Lower Connecticut River and Coastal Region Land Trust Exchange (LTE)
Individual Land Trust Member Survey Form
The Lower Connecticut River Valley Council of Governments has received the Lower Connecticut River Land Trust (LCRLT) from the Connecticut River Gateway Commission, effective January 1, 2018. The Gateway Commission intention was for RiverCOG to use the LCRLT for the furtherance of the LTE and future land conservation projects. The plan at this point is for the LTE to become a formal committee of the LCRLT and to amend the bylaws to create this committee, establish its structure and responsibilities, and safeguard funds raised. The bylaws inherited with the LCRLT will be amended to enable the LCRLT to function as a host of the LTE. Please discuss with your boards and consider the following questions. The next RiverCOG council meeting will be held February 28, 2018. The returned comments will be summarized for the CEOâs for that meeting. Thank you all for your time and attention to this questionnaire and for working to ensure the conservation and protection of the lower Connecticut River region!
The Individual Land Trust Member Review and Comment of Lower Connecticut River Land Trust Form can be downloaded and printed by clicking on the image above.
The Land Trust Exchange Mission
September 21, 2009
Attorney Fritz Gahagan Speaks to LTE Members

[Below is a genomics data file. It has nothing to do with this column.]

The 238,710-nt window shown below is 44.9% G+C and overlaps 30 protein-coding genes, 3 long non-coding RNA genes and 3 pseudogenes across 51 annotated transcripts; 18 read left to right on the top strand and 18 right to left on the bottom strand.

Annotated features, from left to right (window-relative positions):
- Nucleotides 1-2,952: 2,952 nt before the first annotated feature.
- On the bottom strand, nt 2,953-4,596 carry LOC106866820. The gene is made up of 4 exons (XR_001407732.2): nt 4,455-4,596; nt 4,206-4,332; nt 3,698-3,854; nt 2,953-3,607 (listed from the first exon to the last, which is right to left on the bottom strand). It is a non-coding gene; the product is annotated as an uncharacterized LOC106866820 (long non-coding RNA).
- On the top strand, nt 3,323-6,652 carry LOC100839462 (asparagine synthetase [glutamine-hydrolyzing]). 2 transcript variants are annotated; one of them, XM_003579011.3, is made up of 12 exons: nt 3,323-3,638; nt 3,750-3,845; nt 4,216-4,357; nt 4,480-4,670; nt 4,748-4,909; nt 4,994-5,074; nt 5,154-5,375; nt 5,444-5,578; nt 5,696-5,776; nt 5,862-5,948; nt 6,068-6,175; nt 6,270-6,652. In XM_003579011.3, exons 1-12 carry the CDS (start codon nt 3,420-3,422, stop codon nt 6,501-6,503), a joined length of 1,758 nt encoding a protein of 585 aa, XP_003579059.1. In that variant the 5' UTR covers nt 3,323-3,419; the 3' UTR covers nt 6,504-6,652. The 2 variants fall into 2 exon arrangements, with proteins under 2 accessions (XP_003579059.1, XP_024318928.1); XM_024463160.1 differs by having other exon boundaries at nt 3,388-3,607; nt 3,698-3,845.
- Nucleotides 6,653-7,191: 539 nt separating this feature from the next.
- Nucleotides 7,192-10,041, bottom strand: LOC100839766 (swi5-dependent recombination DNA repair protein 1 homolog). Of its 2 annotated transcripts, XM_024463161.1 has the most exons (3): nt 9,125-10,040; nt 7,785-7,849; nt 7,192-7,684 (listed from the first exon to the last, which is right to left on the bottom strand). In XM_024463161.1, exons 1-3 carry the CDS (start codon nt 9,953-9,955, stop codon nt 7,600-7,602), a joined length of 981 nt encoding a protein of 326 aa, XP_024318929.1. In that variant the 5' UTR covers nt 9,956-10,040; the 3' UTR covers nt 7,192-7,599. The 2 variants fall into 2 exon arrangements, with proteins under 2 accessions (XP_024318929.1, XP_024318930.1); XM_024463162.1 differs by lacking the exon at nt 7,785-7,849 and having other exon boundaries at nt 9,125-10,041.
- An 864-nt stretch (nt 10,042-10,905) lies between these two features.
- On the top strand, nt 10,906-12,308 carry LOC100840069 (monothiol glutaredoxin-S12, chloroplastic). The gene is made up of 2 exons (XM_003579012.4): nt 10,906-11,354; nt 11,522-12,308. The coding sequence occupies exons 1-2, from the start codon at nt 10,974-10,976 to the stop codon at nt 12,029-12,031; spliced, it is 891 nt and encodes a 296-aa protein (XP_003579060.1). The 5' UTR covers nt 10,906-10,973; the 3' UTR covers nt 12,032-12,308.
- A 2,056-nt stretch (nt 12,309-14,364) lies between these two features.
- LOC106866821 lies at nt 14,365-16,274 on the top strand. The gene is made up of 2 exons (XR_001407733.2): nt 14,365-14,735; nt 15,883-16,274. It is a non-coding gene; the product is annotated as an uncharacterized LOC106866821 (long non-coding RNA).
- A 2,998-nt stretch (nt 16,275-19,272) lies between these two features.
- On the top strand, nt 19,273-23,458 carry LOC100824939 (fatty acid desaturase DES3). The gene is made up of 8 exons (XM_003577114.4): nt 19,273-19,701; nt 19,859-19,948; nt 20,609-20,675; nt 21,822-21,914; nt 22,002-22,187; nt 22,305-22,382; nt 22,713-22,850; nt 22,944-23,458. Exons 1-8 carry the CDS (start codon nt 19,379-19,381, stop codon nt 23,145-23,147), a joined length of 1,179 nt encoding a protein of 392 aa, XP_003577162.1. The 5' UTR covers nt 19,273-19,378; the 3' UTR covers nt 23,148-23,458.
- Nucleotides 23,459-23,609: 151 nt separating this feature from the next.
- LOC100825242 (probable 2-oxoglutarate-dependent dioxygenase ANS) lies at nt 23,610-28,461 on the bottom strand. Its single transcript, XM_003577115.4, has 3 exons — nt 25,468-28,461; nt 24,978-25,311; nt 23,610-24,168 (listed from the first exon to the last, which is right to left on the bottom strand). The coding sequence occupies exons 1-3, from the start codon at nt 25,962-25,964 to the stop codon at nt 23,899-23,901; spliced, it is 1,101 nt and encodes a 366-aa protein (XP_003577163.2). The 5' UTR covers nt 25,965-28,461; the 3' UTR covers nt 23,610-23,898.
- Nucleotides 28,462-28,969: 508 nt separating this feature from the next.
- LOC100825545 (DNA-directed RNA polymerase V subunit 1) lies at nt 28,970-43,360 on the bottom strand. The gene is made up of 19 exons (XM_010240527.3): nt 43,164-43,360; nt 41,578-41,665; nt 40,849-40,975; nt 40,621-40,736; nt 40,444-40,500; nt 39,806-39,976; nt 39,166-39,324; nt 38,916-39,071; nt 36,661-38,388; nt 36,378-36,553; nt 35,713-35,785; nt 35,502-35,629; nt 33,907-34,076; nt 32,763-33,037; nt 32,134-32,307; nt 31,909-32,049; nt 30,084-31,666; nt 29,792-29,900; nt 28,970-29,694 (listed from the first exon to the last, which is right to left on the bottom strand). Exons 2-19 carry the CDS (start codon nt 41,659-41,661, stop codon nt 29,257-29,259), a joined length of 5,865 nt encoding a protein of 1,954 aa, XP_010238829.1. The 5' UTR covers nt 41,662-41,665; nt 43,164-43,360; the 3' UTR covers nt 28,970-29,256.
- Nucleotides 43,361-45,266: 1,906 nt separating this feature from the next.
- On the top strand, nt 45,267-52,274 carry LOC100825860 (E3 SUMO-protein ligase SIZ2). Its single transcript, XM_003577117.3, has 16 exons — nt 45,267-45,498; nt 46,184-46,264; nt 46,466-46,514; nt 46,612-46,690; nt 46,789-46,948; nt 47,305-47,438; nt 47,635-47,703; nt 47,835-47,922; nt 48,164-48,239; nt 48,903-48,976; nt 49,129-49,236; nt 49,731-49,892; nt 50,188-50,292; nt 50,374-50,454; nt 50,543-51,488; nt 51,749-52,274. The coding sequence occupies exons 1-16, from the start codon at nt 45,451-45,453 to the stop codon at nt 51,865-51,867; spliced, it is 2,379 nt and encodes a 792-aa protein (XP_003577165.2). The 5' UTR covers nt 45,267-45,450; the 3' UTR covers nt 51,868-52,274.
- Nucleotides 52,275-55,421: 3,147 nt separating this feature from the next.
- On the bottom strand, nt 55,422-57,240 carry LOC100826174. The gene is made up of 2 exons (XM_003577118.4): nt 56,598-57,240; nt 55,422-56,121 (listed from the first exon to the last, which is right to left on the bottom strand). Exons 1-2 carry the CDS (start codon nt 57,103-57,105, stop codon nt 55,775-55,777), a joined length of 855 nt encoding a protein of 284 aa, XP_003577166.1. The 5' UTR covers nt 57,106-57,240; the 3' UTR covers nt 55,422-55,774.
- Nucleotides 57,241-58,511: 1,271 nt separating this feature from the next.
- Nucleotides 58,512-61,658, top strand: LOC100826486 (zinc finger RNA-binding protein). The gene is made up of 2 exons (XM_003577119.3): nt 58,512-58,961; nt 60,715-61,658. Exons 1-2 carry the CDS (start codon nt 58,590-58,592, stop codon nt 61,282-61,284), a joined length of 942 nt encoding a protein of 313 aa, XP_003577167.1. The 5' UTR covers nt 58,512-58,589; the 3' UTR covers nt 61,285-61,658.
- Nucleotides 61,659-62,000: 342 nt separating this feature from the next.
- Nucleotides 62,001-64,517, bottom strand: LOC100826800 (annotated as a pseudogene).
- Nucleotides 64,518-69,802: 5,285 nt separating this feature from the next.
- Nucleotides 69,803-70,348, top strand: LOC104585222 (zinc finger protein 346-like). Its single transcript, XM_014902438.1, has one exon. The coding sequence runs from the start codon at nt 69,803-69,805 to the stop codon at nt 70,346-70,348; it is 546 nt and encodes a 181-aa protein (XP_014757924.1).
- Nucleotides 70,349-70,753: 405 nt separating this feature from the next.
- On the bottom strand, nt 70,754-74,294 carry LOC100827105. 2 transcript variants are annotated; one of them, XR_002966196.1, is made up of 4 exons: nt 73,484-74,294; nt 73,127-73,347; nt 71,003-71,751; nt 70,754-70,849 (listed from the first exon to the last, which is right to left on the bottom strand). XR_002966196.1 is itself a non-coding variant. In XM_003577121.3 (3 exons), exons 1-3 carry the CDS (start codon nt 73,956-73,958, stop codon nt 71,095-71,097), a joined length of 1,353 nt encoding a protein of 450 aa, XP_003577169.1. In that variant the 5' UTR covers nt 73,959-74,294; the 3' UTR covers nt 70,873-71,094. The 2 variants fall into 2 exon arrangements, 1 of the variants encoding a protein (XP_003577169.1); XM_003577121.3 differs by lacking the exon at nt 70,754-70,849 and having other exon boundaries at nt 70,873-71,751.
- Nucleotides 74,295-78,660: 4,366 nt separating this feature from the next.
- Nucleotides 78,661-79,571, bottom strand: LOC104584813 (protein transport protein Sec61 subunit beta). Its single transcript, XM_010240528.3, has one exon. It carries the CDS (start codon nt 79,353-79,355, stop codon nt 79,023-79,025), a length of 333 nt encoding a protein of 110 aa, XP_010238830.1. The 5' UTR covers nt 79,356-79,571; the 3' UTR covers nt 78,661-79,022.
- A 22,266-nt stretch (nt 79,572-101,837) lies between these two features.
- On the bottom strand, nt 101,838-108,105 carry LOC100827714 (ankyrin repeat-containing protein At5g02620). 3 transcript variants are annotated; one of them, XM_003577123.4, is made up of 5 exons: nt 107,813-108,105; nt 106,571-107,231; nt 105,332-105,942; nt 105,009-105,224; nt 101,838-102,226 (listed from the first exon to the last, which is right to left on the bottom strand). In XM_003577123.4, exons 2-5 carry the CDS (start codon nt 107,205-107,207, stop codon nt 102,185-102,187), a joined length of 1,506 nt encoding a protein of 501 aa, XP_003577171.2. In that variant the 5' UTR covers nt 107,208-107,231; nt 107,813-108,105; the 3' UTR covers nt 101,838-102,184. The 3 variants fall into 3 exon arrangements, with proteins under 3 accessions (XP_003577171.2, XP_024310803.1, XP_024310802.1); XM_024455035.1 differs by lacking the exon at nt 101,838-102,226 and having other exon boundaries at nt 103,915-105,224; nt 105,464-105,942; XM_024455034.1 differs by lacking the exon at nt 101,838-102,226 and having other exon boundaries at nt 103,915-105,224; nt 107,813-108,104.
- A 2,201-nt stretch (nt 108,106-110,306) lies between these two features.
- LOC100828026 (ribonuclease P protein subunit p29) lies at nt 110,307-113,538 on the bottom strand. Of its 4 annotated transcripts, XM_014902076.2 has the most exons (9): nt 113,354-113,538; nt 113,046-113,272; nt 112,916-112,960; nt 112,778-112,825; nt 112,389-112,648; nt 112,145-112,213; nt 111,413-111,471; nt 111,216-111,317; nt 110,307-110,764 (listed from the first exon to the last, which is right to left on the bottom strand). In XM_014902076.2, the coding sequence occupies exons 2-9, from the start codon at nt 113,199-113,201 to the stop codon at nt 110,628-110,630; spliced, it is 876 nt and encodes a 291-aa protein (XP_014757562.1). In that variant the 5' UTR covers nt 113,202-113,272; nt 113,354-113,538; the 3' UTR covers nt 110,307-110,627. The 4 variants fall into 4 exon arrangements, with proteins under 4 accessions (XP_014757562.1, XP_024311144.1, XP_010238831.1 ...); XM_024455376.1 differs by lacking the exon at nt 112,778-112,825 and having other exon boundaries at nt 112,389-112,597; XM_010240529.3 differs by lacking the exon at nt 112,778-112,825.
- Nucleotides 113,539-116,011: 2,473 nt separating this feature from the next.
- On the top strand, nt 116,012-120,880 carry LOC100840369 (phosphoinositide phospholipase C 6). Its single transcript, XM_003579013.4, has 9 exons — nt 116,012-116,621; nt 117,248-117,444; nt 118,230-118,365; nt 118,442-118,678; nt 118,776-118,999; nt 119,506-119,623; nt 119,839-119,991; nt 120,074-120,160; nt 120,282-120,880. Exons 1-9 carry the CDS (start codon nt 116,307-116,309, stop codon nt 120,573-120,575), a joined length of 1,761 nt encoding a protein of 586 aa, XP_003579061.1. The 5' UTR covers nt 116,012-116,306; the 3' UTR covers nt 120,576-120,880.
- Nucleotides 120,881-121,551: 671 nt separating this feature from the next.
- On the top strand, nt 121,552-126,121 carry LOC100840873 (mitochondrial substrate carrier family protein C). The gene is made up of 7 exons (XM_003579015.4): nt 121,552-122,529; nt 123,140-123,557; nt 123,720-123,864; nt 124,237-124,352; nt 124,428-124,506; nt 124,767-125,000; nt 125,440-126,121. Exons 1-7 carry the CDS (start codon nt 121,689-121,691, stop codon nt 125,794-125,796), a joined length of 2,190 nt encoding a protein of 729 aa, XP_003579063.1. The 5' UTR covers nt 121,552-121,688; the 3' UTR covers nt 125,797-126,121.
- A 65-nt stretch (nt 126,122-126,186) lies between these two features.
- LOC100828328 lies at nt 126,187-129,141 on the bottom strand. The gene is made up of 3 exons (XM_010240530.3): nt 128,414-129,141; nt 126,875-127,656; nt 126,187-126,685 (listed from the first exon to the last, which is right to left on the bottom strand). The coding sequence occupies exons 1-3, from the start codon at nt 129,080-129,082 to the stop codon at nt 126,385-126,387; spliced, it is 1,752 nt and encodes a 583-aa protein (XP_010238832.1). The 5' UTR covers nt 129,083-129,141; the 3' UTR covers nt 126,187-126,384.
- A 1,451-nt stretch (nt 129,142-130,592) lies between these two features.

- Create a stronger connection between the local, regional conservation community, and the Regional, State, and Federal land use planning process;
- Further our ability to provide an educational and planning opportunity for environmental and landscape protection for members of our regionâs land trusts and conservation commissions to promote landscape linkages, tool creation, data acquisition, and sharing to enable effective collaboration and cooperation, in a regional manner, towards the creation of trails and greenways, and protection of existing habitat, water quality, and scenic and cultural landscape corridors;Â and
- Identify possible collaboration mechanisms and business structures that will not take away from an individual land trustâs unique and important relationship and place in its own community, but enable them to practice best management and business principles.Â This could allow each to operate to its greatest potential concerning long term planning goals, future land acquisition, and the sustainable stewardship of their already existing protected open space. Business structures and collaboration mechanisms could include shared staff to help with record keeping, membership mailings, newsletter production, record keeping, fund raising, and grant writing as well as office space to provide a place for meetings, and where members could share computer hardware and software.Â